How is the Coronavirus outbreak affecting inmates at prisons and detention centers in SC?
It’s something many people have not considered unless you have a family member locked up in a crowded jail with no opportunity to “social distance,” no hand sanitizer, and no face masks…
If someone is arrested for a non-violent crime, should they be punished first with the terror of a potentially lethal virus working its way towards them through a crowded jail, and then with the possibility of death or a protracted, painful illness that may involve intubation and weeks of suffering?
If you are someone who would say, “It doesn’t matter – you do the crime, you do the time. Should’ve thought about that before you bought those drugs,” have you considered the effect of a mass influx of sick inmates to the local ER, some of whom will require ventilators to survive, and who in many cases will be entering hospitals in small, rural communities with limited resources?
What is SC doing right now to prevent a catastrophe in our local jails and prisons? What should we be doing?
As of yesterday, SC is reporting only 13 presumed or confirmed cases of coronavirus in the Department of Corrections.
Just six days ago, the Department of Corrections was reporting that there were no cases of Coronavirus in the prison population, but that a corrections officer at Broad River Correctional Institution had tested positive:
An officer at Broad River Correctional Institution has tested positive for COVID-19 – the first reported case involving any correctional officer or inmate in the state’s prison system.
Are the numbers accurate?
A prison official says, “the agency has kits to test inmates and a quarantine plan in place if someone has symptoms and is tested.” There is a quarantine plan in place, but the agency declined to say what that plan is “due to security concerns.” However,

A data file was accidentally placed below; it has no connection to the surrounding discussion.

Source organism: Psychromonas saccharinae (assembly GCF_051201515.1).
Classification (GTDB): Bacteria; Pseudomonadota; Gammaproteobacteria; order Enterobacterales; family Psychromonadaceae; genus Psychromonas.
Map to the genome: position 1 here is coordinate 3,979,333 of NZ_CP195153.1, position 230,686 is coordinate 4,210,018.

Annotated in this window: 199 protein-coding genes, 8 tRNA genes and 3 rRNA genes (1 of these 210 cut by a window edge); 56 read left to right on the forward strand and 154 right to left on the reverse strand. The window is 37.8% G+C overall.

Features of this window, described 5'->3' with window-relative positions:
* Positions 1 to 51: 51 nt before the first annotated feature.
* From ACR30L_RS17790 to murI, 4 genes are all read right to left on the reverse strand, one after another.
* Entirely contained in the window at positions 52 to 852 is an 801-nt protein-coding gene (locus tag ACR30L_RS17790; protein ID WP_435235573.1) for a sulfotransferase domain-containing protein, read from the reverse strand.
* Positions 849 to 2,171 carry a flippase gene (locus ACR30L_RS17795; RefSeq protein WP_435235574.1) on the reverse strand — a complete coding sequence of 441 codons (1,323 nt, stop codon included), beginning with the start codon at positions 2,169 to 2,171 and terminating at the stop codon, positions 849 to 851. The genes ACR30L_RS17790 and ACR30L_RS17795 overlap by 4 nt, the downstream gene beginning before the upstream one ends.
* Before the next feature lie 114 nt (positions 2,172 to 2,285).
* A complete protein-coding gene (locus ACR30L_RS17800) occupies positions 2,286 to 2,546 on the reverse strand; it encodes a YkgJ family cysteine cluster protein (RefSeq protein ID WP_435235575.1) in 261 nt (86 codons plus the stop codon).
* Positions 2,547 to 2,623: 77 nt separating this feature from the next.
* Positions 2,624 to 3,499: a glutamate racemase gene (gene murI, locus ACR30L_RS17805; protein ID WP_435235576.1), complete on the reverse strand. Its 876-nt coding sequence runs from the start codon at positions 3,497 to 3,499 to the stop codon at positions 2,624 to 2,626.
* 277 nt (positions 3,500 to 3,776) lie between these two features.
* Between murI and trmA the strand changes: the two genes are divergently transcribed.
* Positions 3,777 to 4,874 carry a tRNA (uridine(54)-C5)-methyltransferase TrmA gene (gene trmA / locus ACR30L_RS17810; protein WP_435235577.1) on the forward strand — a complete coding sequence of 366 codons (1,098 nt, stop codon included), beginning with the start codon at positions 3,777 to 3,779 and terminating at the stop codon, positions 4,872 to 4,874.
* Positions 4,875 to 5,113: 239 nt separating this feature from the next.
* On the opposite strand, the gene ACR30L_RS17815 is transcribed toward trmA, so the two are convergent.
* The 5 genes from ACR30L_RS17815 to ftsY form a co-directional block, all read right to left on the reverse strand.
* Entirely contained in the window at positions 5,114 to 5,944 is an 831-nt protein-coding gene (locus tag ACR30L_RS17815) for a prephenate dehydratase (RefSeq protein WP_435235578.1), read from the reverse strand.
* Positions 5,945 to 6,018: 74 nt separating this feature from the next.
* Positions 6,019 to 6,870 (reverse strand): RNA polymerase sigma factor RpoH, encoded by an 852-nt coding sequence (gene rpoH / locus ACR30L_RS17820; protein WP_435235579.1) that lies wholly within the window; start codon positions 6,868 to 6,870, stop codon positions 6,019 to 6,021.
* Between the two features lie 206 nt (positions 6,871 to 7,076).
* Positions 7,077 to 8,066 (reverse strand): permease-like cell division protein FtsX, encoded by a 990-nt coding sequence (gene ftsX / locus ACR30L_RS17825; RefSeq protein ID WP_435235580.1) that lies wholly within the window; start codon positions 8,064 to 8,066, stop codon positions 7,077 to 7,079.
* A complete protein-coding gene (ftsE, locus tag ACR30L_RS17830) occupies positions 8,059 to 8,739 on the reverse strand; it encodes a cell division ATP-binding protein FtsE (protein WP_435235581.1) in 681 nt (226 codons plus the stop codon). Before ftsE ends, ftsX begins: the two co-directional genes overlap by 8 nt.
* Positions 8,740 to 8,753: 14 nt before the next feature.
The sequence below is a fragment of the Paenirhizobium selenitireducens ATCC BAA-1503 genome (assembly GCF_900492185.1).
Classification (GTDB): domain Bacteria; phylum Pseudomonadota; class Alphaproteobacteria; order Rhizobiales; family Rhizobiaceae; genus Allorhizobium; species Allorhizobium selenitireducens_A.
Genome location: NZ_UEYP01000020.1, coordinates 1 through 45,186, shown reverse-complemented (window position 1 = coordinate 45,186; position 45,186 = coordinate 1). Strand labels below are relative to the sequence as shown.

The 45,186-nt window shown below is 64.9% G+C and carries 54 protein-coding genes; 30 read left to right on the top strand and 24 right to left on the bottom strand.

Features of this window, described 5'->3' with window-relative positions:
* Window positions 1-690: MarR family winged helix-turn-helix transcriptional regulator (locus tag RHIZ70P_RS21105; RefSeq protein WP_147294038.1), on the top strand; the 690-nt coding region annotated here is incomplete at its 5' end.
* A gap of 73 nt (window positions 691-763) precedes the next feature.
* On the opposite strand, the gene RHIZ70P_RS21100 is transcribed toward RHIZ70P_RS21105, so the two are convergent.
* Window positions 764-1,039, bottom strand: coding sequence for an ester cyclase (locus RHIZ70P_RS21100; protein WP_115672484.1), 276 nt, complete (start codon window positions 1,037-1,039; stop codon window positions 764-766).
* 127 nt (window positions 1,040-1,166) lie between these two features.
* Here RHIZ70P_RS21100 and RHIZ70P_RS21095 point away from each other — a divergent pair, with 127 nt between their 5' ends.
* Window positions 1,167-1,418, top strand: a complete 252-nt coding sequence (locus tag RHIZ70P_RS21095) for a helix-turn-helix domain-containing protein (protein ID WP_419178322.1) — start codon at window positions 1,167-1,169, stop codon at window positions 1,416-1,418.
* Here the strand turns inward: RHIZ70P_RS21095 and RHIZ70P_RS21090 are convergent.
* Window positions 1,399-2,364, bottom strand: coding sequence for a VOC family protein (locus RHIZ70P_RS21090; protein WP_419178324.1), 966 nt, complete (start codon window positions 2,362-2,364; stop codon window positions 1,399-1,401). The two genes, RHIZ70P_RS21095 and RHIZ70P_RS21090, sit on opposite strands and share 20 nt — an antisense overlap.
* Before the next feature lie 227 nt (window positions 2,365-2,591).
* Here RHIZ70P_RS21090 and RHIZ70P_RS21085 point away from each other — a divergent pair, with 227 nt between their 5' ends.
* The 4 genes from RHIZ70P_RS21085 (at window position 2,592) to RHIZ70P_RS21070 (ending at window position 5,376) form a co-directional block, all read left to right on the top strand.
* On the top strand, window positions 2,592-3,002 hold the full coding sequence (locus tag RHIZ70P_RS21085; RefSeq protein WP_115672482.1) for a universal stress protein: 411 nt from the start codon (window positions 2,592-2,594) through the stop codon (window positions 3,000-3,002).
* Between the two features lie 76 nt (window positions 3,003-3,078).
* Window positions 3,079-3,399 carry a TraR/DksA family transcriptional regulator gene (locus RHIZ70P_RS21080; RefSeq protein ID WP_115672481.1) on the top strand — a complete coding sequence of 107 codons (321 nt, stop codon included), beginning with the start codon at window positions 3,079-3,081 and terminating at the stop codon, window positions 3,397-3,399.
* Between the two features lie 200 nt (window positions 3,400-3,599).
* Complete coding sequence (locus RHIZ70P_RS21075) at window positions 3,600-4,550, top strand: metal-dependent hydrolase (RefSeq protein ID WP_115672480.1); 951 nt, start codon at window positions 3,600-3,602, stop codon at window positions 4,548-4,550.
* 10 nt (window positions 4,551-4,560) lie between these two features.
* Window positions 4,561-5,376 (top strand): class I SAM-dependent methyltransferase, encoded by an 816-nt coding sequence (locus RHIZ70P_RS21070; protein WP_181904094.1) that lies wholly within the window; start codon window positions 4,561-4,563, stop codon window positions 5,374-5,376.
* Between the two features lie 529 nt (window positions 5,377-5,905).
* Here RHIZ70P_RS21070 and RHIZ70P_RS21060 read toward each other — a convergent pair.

any inmates suspected of having the coronavirus [will] be tested, put in isolation and monitored for 14 days. Any prisons staff suspected of having the disease would be sent home and any inmate or staff members who came into contact with the person would be isolated and monitored.
What else are prisons and detention centers doing and is it enough?
The procedures and response at local jails are determined, in part, by the Sheriff’s Offices who are responsible for the facilities, and there have been mixed responses from different counties – some are working with courts, prosecutors, and defense attorneys to release at least some non-violent offenders or inmates who are particularly vulnerable due to age or health conditions.
For others, it’s business as usual. Some counties have even been serving old warrants (because they suddenly have time on their hands?), increasing their jail populations…
According to the Department of Corrections, the statewide response in SC prisons as of yesterday includes:
Is this enough to prevent the spread of the disease through the prison population, the deaths and suffering it will bring, and the potential for in